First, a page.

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ED staff deserves a safe place to work Print E-mail
Written by Edwin Leap, MD | KevinMD   
Tuesday, 20 August 2019 16:38

Many years ago, it was called the emergency room. Now we call it the emergency department. However, unlike so many departments in the world, the emergency department has almost too many purposes, duties, and mandates to number. However, in the process of being the under-funded safety net for American health care, it has also become a place of remarkable danger where medical and nursing staff, support personnel and even patients face the threat of violence every single day. The two South Carolina shootings in April, in Laurens and Orangeburg, are bloody testaments to this fact.

 
Dealing with the Lingering Effects of a Mass Shooting Print E-mail
Written by Anna Almendrala | KHN   
Tuesday, 13 August 2019 00:00

Veronica Kelley
was working at an office building across the street from the Inland Regional Center in San Bernardino, Calif., in December 2015 when a county employee and his wife entered with semiautomatic rifles and opened fire, killing 14 and wounding 22. Most of the victims were co-workers of the gunman. The couple went on to wound two police officers later that day before being fatally shot by police. Since then, Kelley, the 52-year-old director of the county Department of Behavioral Health, has broadened the department's focus to caring for people struggling with psychological trauma from mass shootings - no matter how they're insured. Kelley and her department have seen firsthand how the psychological wounds of mass trauma can linger indefinitely. In the San Bernardino shooting, more than 400 people were either victims, witnesses or first responders.

 
DOJ Intervenes in FCA Lawsuit Filed Against Medical Device Maker Print E-mail
Written by Vitale Health Law   
Tuesday, 06 August 2019 15:44

The U.S. Department of Justice has intervened in a whistleblower lawsuit filed against medical device maker Life Spine Inc., along with the company's founder and its VP for Business Development. The lawsuit alleges that the company paid millions of dollars in kickbacks to surgeons in exchange for using its spinal implants, equipment and other devices. It's alleged the surgeons who received these payments accounted for approximately half of Life Spine's total domestic sales of spinal products from 2012 through 2018. The original qui tam lawsuit was filed under seal in 2018 by BNHT LLC under the False Claims Act. The Relators were identified as four former Life Spine employees. The False Claims Act allows those who discover fraud to sue on behalf of the government. The government can choose to intervene, as it did in this case, or allow the case to move forward privately. The Relators, in turn, can receive a percentage of what is recovered.
 
This college dropout was bedridden for 11 years. Then he invented a surgery and cured himself Print E-mail
Written by FHInews   
Tuesday, 30 July 2019 17:25

Ryan Prior reports for CNN on 7.27.19:
 
Doug Lindsay was 21 and starting his senior year at Rockhurst University, a Jesuit college in Kansas City, Missouri, when his world imploded. After his first day of classes, the biology major collapsed at home on the dining room table, the room spinning around him. Itwas 1999. The symptoms soon became intense and untreatable. His heart would race, he felt weak and he frequently got dizzy. Lindsay could walk only about 50 feet at a time and couldn't stand for more than a few minutes. "Even lying on the floor didn't feel like it was low enough," he said. The former high school track athlete had dreamed of becoming a biochemistry professor or maybe a writer for "The Simpsons." Instead, he would spend the next 11 years mostly confined to a hospital bed in his living room in St. Louis, hamstrung by a mysterious ailment.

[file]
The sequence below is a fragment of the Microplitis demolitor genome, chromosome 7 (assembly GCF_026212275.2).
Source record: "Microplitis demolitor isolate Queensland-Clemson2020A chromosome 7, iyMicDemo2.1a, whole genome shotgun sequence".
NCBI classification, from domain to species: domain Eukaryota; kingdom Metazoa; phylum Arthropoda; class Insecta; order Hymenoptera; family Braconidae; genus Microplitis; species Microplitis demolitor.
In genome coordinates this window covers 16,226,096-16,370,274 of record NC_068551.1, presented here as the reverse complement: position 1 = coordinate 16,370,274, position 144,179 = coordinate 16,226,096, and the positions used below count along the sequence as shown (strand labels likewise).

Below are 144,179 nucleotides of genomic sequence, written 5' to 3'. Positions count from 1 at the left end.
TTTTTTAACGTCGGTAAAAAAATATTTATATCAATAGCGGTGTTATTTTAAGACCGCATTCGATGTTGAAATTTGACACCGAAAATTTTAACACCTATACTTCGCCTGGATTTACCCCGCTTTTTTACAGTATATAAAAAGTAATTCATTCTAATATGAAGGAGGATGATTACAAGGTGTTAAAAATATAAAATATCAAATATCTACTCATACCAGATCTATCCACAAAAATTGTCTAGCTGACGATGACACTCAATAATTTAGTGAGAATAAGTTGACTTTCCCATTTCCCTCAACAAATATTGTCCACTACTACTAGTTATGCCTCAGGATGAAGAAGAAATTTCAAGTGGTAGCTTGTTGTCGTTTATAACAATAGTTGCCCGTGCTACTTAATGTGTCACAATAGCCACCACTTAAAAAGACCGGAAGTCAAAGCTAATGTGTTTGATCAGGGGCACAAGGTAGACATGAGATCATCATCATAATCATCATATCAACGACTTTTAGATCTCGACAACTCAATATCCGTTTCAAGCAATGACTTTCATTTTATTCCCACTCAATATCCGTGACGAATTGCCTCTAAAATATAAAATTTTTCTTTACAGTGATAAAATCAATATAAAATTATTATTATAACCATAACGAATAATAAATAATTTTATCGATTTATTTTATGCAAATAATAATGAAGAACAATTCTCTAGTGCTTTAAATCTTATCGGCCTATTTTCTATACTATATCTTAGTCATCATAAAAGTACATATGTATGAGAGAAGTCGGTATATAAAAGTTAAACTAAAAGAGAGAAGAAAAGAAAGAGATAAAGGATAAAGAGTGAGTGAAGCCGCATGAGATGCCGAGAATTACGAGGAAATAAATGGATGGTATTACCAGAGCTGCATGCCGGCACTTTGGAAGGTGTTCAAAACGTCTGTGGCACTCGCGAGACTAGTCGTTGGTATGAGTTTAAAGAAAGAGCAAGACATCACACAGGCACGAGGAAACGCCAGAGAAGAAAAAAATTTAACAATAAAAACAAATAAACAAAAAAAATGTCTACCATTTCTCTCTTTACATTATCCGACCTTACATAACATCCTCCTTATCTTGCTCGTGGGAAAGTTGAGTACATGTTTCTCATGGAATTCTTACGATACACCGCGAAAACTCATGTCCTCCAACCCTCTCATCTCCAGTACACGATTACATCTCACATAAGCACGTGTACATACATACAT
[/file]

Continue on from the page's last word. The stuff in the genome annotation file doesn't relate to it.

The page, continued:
Florida Hospitals Eye New Transplant Programs Print E-mail
Written by FHI's Week in Review   
Monday, 15 July 2019 17:30

Christine Sexton reports for News Service of Florida via Health News Florida on 7/12/19:  

It's been less than two weeks since Florida jettisoned some long-standing regulations for hospitals, but several facilities across the state are already gearing up to expand medically complex services, such as transplants. For the last two years, five hospitals have shown an interest in offering new high-end services, but they were unable to do so because of the state's certificate-of-need (CON) requirements...But now that...law has been eliminated...

John Couris, CEO of Tampa General Hospital, has an excellent blog post addressing the CON repeal and the potential consequences. He points out that "procedure volume is critical in order to have positive patient outcomes."  Cleveland Clinic Florida CEO Wael Barsoum is a proponent of the CON repeal, stating "I'm glad it's gone...It's better for our communities and better for our patients. Competition is a good thing. It drives lower costs and it drives better quality." Santiago Leon, JD, Associate Director, Health & Benefits at Willis Towers Watson in Miami is not impressed with Dr. Barsoum's argument. "Great, now we get more low-volume teams doing complex operations," he states sarcastically.

Read more in the current issue of Week in Review>>

Last Updated on Monday, 15 July 2019 17:59
 
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